Relationships define us and we have many throughout our lives. Some acquaintances are short and fleeting, while other connections may span a lifetime during which you travel to the ends of the earth together.
Everyone we meet has something to teach us, that is the beauty of life. It's about working out which relationships are worthwhile investing in and which one's aren't; because life is transient and so too must you be.
Relationships are not always easy, far from it, however it can be especially difficult knowing when and if the time has come to call it a day. There is no text book for how to navigate relationships (unfortunately), however there are questions you can ask yourself to better ascertain what course of action is best for the long term.
If you are feeling unsure about your relationship; firstly remember that all relationships have wobbles from time to time, but ask yourself...
Do you have a wondering eye?
It's OK to look, however if you are actively thinking about being intimate with another person, or secretly wishing you were able to make a move on someone else, then there could be a problem. Do you find yourself ignoring your partner and avoiding physical contact? Attraction, on whatever level, is an important part of keeping a relationship alive,
Do you now hate the things you used to love about them?
Everyone has their quirky habits and "unique" personality traits, it's what makes us individual. To be compatible you must learn to accept the other as a whole; 'warts and all'. If over time, however, those character quirks become irksome to the point of fuelling hatred within you, then it's time to get out. Move on. It's not healthy for either of you.
Another mistake is to think that you can eventually mould that person into more of what you like and less of what you don't. Big mistake. You learn to love the person exactly as they are, or not at all, if you are both to be truly happy.
Are you subconsciously avoiding date night?
Do you find yourself making excuses when it comes to spending quality time alone with your partner? Whether it's work commitments, or plans with friends, your excuses may well be legitimate; however, if you are finding less and less time for your relationship, then it may be because you are no emotionally invested in it.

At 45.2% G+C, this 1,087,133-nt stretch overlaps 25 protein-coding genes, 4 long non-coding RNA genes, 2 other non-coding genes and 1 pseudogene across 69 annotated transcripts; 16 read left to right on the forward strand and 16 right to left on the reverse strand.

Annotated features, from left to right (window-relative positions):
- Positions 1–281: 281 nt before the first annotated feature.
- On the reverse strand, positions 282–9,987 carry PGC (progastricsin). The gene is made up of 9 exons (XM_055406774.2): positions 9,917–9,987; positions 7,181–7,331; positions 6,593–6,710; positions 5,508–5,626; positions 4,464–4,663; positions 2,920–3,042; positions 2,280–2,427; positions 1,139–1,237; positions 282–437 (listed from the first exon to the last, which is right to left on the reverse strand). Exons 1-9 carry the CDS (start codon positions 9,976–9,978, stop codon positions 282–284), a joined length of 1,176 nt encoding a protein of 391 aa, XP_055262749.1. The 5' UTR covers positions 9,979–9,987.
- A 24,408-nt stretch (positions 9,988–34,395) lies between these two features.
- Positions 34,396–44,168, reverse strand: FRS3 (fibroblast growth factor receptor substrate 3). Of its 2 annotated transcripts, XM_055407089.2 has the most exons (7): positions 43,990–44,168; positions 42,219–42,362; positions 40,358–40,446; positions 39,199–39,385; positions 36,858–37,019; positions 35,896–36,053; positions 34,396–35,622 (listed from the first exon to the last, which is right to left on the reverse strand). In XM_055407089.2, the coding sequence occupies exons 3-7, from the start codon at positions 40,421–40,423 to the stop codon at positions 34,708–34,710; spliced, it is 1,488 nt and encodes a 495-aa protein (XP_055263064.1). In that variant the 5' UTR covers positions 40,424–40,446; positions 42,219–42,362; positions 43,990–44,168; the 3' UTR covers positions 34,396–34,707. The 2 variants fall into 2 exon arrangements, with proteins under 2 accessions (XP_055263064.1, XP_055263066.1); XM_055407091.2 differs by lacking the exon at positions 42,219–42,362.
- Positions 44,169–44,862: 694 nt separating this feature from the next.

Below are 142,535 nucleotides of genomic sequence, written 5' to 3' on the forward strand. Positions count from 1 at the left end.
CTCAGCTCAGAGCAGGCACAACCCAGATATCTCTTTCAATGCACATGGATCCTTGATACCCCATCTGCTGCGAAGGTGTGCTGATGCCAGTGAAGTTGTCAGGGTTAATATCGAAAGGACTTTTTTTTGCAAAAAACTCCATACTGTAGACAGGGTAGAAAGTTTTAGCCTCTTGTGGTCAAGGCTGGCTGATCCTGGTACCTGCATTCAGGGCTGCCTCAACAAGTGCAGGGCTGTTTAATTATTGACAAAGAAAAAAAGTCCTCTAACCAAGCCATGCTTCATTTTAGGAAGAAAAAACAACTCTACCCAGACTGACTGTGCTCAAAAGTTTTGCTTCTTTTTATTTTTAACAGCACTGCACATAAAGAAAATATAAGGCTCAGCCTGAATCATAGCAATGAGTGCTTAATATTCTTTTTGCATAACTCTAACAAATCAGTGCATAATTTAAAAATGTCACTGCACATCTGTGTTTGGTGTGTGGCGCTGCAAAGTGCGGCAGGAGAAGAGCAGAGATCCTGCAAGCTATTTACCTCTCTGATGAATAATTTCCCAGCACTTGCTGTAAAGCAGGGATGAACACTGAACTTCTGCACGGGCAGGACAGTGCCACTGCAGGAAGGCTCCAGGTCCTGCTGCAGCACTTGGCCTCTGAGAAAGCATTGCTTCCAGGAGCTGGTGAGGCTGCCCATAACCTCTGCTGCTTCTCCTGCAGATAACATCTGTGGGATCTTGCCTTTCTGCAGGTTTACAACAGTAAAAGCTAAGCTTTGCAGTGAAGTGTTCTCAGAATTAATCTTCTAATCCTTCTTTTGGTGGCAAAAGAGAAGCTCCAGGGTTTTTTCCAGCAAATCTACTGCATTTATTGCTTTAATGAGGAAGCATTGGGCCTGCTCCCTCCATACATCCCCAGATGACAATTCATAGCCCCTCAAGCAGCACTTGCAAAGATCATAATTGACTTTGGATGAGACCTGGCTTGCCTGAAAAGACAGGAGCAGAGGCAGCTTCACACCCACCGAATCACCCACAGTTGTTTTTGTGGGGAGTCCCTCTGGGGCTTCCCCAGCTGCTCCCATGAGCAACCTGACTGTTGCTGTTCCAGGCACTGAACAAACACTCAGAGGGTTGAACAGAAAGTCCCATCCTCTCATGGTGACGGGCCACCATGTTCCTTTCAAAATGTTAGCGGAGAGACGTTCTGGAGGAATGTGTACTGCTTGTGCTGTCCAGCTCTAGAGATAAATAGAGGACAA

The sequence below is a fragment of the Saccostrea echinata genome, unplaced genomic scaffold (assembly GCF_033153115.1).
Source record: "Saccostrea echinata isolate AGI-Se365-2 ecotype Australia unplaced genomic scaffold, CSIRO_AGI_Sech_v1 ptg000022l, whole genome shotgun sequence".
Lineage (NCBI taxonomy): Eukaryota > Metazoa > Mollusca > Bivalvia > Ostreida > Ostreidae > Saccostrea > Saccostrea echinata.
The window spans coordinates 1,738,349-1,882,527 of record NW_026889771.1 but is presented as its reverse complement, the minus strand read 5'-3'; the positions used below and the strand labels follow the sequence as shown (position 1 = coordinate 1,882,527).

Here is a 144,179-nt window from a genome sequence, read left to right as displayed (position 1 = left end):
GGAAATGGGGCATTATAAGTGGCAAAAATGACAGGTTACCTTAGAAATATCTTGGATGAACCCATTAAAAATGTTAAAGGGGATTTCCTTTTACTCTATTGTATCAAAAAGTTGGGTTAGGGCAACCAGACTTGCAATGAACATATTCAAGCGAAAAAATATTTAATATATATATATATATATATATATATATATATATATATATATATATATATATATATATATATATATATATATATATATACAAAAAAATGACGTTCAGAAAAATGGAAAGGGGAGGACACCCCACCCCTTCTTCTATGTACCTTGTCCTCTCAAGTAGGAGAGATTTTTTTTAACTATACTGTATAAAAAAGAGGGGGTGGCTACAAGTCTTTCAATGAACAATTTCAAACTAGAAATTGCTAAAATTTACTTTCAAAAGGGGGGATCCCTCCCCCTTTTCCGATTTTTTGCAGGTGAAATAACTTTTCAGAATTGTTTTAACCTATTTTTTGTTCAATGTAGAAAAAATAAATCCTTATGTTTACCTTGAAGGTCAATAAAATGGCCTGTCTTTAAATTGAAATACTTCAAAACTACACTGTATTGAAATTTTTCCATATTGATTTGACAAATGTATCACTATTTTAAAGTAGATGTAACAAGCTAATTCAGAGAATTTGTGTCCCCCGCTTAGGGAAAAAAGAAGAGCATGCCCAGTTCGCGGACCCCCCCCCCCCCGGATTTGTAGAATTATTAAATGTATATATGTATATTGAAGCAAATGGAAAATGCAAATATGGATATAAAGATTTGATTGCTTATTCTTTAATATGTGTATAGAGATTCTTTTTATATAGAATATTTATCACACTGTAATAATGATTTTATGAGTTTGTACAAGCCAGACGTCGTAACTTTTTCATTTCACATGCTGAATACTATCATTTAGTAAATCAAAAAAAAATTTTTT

Is your phone more interesting than their company?
We are all guilty of spending too much time on our phones or getting obsessed with Netflix but if you find that you are using your phone as a distraction from having to engage in conversation with the other, then there is an issue. When you find yourself caring more about what someone's posted on Facebook, rather than how your partners day was, then it's time to decide whether it's the phone or the relationship you want to put to one side.
Have you stopped caring about making them happy?
Making people that you love and care about happy is what makes us human. Naturally, the little acts of kindness you took great pleasure in doing during the early stages of a relationship can start to fade out as time goes on. They tend to be replaced with more pragmatic acts of enduring love, such as being there to support each other in times of trouble.
However you choose to express it, being in a relationship requires that you show your love for the other person and have a deep seated desire to make them happy. If this is no longer the case, then the relationship is not going to last in any meaningful way.
Do you see them in your future plans?
Being in a relationship doesn't mean that you have to do everything together and you can no longer have your own goals in life. Quite the opposite. For a relationship to remain healthy it's important not to fall into the trap of codependency. That said, if you find that your future plans are fundamentally different to the other, or maybe don't include them, then you may need to split ways in order to follow your true calling in life.
Have you lost the fear of losing them?
When you are fully committed in a relationship, the thought of losing that person fills you with a sense a dread. If, however, it no longer concerns you whether or not they stay or go, then you know that you've fallen out of love and need to end things.
Sometimes, we can confuse the fear of losing someone to fear of being alone, which are two very different things. Ending a relationship is never easy. There will always be a sense of loss and of sadness, however this feeling will pass and is far more tolerable than the emotionally draining, negative experience of dragging out a relationship which has all but fizzled out.